It was expected that the Sixth Corps would have connected on the left with Burlow, but it seems quite a gap was left, into which A.P. Hill's corps entered, and before our men were aware of it they had received a volley from the rear which created a panic in the ranks and caused a rapid retreat to the woods in the rear of the third division.

This left the flank of the third division unprotected, and the enemy, taking advantage of it, charged through and fairly late the rifle pits, ordering our men to surrender.

The troops, however, left the trenches and fell back rapidly, but many of them were captured and quite a number killed and wounded.

Our loss in prisoners is reported at about 1,000 while some make the figure higher. Our loss in killed and wounded is probably 1,500.

Four officers engaged in this fight had just joined their commands after being exchanged, and when surrounded and ordered to surrender replied, "Never! death rather than Libby!" and fighting their way as best they could, several of them got back safe.

At 8 p.m., a change was made by the 2d corps and the line of works from which they had been forced in the afternoon recovered.

We lost scarcely a man in this advance, as the enemy fired too high and the balls all passed over the heads of our men.

A number of prisoners were taken.

Skirmishing was kept up all night along the line, the pickets being at some points not more than 50 yards apart.

At daylight this morning an advance of the entire line was made, when it was found the enemy had taken a new position, some distance further back, where they had thrown up strong entrenchments during the night, which they still hold.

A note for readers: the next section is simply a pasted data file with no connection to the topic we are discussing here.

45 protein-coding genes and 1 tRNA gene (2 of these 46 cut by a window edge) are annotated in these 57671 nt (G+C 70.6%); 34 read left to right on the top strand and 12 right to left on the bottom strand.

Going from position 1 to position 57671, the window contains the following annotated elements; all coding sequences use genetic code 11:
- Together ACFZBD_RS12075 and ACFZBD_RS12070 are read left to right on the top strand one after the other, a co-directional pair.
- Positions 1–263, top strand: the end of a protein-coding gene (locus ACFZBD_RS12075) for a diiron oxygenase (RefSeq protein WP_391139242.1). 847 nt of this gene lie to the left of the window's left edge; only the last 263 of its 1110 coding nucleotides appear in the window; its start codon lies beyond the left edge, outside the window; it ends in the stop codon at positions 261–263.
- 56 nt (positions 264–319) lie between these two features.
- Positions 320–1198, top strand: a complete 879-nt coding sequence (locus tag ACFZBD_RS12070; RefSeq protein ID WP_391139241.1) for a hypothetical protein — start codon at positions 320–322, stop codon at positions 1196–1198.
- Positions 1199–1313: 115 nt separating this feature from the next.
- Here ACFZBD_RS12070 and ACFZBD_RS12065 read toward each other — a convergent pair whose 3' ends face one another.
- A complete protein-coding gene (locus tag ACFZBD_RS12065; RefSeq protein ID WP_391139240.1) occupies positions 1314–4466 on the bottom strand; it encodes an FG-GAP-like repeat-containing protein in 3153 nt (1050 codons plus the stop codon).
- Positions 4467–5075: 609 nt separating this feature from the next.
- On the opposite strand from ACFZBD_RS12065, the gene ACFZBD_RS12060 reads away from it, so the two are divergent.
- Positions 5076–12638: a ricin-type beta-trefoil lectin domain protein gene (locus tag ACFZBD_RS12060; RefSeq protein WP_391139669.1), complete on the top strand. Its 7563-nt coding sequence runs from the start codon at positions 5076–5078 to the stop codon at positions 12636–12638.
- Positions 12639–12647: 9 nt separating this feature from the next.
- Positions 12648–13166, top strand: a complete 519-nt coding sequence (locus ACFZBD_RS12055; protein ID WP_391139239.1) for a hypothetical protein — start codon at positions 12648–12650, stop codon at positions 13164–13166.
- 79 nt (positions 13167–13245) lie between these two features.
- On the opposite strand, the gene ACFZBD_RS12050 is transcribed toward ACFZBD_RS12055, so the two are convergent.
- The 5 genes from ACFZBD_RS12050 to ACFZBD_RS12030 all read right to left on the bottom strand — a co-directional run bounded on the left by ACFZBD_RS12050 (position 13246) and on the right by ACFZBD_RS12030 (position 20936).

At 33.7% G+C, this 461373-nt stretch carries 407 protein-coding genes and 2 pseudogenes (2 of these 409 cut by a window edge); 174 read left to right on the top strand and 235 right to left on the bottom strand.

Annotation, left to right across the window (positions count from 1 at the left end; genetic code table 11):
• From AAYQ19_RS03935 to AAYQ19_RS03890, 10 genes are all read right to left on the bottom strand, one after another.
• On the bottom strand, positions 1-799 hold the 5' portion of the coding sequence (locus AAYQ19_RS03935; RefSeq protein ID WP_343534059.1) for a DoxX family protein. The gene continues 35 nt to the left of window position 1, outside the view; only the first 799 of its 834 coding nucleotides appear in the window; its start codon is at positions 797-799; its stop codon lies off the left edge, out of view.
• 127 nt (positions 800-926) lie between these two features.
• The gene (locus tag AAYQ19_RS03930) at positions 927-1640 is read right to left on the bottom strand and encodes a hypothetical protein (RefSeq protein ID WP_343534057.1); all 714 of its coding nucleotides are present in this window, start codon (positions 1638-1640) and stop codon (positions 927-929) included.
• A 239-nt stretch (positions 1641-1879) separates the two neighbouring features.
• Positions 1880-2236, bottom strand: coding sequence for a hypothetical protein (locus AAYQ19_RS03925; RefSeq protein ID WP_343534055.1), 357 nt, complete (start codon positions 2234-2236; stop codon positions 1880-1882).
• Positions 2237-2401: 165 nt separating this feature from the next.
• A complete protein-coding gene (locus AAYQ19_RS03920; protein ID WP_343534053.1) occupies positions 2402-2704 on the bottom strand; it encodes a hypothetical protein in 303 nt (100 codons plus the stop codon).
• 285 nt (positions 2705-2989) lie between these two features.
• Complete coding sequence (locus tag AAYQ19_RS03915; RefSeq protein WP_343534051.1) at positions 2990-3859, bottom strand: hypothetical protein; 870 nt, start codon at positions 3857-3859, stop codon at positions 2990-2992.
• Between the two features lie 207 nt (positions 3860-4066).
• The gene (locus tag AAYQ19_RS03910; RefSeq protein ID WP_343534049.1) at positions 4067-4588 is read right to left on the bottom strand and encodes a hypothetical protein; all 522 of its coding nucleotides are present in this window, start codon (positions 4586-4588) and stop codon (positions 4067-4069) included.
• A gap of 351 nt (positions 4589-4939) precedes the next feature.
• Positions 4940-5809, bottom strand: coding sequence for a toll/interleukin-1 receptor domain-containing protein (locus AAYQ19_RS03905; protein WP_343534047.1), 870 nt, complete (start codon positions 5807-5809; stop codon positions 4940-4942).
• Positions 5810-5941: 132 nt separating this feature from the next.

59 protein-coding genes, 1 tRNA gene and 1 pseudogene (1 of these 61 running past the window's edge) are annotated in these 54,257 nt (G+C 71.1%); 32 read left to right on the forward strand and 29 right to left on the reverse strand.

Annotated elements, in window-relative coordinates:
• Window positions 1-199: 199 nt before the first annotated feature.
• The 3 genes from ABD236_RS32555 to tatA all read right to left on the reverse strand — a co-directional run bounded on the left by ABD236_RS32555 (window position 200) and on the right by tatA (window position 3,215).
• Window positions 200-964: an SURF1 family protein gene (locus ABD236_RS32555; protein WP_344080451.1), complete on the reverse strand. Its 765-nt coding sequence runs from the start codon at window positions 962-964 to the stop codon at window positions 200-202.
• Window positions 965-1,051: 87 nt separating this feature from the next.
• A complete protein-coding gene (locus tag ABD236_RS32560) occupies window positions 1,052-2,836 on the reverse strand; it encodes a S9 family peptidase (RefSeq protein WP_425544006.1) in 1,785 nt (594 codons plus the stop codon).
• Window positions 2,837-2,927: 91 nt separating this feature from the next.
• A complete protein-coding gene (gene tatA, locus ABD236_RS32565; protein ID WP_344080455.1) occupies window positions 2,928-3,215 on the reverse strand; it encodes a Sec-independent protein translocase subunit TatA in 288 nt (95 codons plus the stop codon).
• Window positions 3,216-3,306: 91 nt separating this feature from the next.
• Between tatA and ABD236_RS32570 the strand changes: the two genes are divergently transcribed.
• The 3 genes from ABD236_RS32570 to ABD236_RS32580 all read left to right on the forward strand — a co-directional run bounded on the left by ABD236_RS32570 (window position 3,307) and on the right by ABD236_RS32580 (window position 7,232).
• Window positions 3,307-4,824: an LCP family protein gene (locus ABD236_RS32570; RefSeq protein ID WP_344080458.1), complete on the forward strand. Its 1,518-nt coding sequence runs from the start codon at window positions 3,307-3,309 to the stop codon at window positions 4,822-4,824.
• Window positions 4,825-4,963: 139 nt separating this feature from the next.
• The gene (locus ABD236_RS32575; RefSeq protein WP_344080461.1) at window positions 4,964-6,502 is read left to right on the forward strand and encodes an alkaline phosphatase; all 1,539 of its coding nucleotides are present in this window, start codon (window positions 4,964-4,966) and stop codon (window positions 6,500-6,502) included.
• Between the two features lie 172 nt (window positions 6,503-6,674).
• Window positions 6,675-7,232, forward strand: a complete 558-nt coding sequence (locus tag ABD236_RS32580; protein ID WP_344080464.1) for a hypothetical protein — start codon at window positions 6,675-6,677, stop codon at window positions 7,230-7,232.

Col. Blaisdell, 11th Mass., was killed today by a sharpshooter while visiting the skirmish line.

W. H. Child of the 45th Pennsylvania regiment, who was but a few days ago promoted from Sergeant Major of the regiment, to Lieutenant of Co. F. of the same, was shot dead by a rebel sharpshooter on Tuesday evening.

The 6th Corps moved towards the railroad this morning, driving the enemy before them and during the afternoon reported that they were in possession of the road, and arrangements were at once made to destroy it.

At 5 p.m., a large force of the enemy were seen moving towards the the [sic] front as if to resist the advance of the 6th corps. An engagement in that direction is expected tonight.

June 24--5 P.M.--Nothing but picket firing took place during the evening or night, and very little is going on this morning.

From Gen. Hunter's Command.

The War Department today received information from Gen. Hunter's command, which, having fulfilled the mission on which it was sent, (the destruction of the Central railroad in the vicinity of Stanton, and the Gordonville and Lynchburg railroad and an important portion of the James River canal.) is successfully pressing forward to the point in Western Virginia, to which it was ordered.